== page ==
Width of the chamber: = 10.00 cu

Center of the niche from the north wall: = 6.180 cu

Elevation of the shaft’s bottom surface

from the chamber’s floor: = 3.00 cu

Height of the entrance passage: = 3.00 cu

Distance between the pyramid’s axis and the

Niche’s axis = 1.187 m = 24.32"

All shown dimensions were calculated from the designed plan. As it is known, all construction work will have acceptable tolerances. It is impossible that the builders construct exactly each measurement in the plans. However, the dimensions should be as closed as possible to the plans, with a minimum tolerance. To prescribe tolerances for the dimensions is wise and to accept that humans built the construction.



 If the value of D is set to any number with a unit of measurement, the other sections of the chamber and the niche will be automatically set at the same time, due to its geometrical configuration.

          After setting the dimensions of the Queen’s Chamber, we can set up   the location of the niche for the statue. The niche was design following the cubit measure as its basis. The top of the niche is one cubit length in its width. The length of all the corbels was set as 1/4 of a cubit. Therefore, each next length section for the width increases by 1/2 cubit. The ratios for each length of the squares formed are 1, 1.5, 2, 2.5 and 3 cubits.

           The height of the first 3 vertical section of the niche adds up to 4 cubits. Each section would be equivalent to (4/3) of a cubit. The 4th vertical section represents (5/3) of a cubit, and the 5th section that touches the chamber’s floor is equivalent to 3.333 cubits. Most probable, it was set as 3 cubits plus 0.333 cubits for the foundation of the base of the statue.

           To locate the niche in the east wall, its center was placed using the golden section, no matter what name the Egyptians used to call it. It was possible to locate this point measuring from the south wall to the North, or from the north to the south wall. Since the entrance to the Queen’s Chamber is located at the north wall, it would be better to set it up starting from the north wall, to avoid people’s traffic.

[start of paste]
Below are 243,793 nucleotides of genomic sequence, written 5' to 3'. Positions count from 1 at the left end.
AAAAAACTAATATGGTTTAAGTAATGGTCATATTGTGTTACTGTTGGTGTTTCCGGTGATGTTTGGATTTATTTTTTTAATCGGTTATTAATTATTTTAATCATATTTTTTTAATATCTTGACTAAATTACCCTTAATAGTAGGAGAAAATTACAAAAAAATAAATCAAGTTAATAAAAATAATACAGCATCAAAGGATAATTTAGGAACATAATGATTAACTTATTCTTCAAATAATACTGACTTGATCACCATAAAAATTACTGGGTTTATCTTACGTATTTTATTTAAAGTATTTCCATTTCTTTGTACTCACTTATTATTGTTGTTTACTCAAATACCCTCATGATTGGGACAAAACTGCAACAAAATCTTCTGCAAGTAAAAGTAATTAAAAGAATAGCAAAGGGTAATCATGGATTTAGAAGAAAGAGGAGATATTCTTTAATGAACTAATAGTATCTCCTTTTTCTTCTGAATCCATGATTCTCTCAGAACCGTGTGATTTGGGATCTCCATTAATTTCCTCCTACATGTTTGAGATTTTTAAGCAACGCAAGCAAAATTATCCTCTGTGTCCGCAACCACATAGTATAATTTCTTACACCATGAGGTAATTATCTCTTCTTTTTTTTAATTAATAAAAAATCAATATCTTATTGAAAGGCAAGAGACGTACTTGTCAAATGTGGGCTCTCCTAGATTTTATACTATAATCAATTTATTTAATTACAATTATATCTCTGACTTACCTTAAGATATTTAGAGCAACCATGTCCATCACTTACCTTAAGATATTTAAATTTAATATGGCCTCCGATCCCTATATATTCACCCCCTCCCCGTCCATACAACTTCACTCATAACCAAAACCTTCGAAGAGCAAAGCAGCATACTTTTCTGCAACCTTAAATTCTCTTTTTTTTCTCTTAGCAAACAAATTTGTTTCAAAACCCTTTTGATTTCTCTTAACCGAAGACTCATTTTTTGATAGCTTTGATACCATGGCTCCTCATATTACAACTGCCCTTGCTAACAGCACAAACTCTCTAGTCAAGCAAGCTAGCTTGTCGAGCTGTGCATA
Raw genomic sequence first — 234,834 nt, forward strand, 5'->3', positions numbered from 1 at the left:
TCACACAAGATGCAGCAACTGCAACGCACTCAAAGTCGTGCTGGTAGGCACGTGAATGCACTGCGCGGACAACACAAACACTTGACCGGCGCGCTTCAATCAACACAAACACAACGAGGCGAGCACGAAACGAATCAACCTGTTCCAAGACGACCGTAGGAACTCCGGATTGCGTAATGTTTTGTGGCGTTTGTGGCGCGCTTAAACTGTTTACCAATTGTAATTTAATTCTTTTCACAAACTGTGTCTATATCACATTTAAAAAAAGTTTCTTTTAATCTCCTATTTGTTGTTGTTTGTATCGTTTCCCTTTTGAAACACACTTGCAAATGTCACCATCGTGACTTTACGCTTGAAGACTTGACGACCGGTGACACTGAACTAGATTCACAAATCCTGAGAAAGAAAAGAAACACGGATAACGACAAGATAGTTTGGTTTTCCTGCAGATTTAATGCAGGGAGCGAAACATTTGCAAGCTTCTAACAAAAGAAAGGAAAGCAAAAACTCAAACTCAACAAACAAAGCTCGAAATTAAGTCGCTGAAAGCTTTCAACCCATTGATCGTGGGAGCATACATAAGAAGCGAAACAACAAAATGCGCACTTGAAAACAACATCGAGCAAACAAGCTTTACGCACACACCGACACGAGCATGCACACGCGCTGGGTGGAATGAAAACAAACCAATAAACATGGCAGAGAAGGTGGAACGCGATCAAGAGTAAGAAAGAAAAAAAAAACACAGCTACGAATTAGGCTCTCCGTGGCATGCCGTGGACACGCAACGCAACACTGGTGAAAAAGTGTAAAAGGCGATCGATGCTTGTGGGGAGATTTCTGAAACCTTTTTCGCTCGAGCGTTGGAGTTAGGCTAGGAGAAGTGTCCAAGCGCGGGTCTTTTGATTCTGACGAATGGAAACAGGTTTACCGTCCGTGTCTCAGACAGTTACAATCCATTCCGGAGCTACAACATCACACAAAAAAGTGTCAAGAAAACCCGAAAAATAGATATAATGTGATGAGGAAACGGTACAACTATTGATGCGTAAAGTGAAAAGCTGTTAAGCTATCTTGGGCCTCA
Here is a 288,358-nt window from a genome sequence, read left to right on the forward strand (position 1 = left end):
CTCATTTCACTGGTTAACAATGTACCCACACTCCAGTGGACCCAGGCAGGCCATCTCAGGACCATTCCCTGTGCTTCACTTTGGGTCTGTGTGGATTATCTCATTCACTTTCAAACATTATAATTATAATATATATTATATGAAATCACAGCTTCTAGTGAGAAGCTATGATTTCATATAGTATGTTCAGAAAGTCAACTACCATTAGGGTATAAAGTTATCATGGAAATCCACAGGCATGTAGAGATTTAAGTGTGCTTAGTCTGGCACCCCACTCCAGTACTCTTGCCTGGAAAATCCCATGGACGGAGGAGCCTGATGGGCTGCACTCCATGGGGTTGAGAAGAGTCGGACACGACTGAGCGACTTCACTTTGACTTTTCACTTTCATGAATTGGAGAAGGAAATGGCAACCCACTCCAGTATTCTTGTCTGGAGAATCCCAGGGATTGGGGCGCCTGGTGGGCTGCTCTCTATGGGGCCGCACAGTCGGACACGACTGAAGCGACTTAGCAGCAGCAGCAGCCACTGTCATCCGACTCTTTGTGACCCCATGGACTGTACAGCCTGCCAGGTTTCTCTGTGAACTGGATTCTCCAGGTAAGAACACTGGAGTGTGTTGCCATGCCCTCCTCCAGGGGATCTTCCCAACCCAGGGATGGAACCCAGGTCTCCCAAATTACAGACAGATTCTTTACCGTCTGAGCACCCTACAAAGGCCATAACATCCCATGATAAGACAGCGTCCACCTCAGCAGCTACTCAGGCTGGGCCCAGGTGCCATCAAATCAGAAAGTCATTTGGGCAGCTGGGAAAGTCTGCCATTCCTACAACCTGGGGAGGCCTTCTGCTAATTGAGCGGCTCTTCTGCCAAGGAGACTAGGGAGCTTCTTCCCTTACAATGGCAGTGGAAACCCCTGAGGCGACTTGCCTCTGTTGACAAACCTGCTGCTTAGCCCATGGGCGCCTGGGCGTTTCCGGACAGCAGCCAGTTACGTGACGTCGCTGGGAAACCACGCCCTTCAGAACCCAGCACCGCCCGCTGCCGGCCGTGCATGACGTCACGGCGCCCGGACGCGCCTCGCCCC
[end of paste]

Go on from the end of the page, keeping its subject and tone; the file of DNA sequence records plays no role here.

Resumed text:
This means that the length of the east wall have to be divided at the point that creates a ratio equal to φ (=1.618) between the two divided sections, measured from the north to the south wall. Therefore, the midpoint of the top-width of the niche would be located in the intersection between the vertical alignment of this (φ) point location, and the horizontal line which intersect the two circles (the wall’s height). 

     Characteristics of the Niche

 Setting the center of the niche at φ location.


      Corners of the ceiling and walls, at the north and south wall.

 Few people know about its existence.

This is very important. The cubit measurements in the niche, which I showed, are the result of an extensive analysis I did of these measurements, as measured by the investigators. Probably nobody noted before the mathematical relation that exists between them, and this is the first time you notice it.

The niche’s measurement measured by Pochan, shows the vertical

measurements’ of each niche’s section as:

1. 0.71 m 2. 0.71 m

3. 0.71 m

4. 0.84 m

5. 1.70 m

If you analyze this numbers in meters, considering a cubit = 0.5236 meters

1. = 0.71 m = 4/3 cu = 1.33 (0.5236) = 0.70 m
2. = 0.71 m = 4/3 cu = 1.33 (0.5236) = 0.70 m
3. = 0.71 m = 4/3 cu = 1.33 (0.5236) = 0.70 m
4. = 0.84 m = 5/3 cu = 1.66 (0.5236) = 0.87 m
5. = 1.70 m = 10/3 cu  = (3.33cu)(0.5236) = 1.74 m

This shows how the builder could use thirds of a cubit for the vertical alignment of the niche.

The measurements are there; I just figure them out from the documents, and expressed them in parts of a cubit.

I did the same thing with the horizontal sections. Pochan showed the vertical section, Petrie the horizontal.

Petrie says ” The general form of the niche was a recess 41 inches (2 cubits) deep back, 62 inches (3 cubit) wide at the base, and diminishing its width by four successive overlapping of the sides (at each wall course) each of 1/4 cubit wide, until at 156 inches high, it was only 20 (1 cu) thus of the 3 cubit width of the base one cubit was absorb on each side by the overlapping, leaving one cubit width at the top. This cubit is the regular cubit of 20.6 inches.

Section at the base = 3.00 cu = 3.00 cu =(3.00) cu

Section 4 = 3.00 cu less (0.25 +0.25)= 2.50 cu = (3/2) cu

Section 3 = 2.50 less (0.25 +0.25) = 2.00 cu = (2.00) cu

Section 2 = 2.00 less (0.25 +0.25) = 1.50 cu = (3/2) cu

Section 1 = 1.50 - (0.25 +0.25) = 1.00 cu = (1.00) cu

Here you have the results of my complete analysis of what the eastern wall and the niche’s show. The measurements could be compared with other measured by other investigators. The results will be the same.

I understand that all these information is contrary to what it had been learn and teach about Egyptian designs and their theological aspects. I know people are not going to accept it initially, but this could explain what religions don’t. I am satisfied with my answers, but as I state before, any one can do the process by them.

I used here the same principles, I used for the Great Pyramid’s design, and other pyramids, with equal positive results. All designs are based in the figure of a circle, using determined geometric configuration, as in this case.

I hope not all doors I am knocking at, result as the Egyptian “false doors”.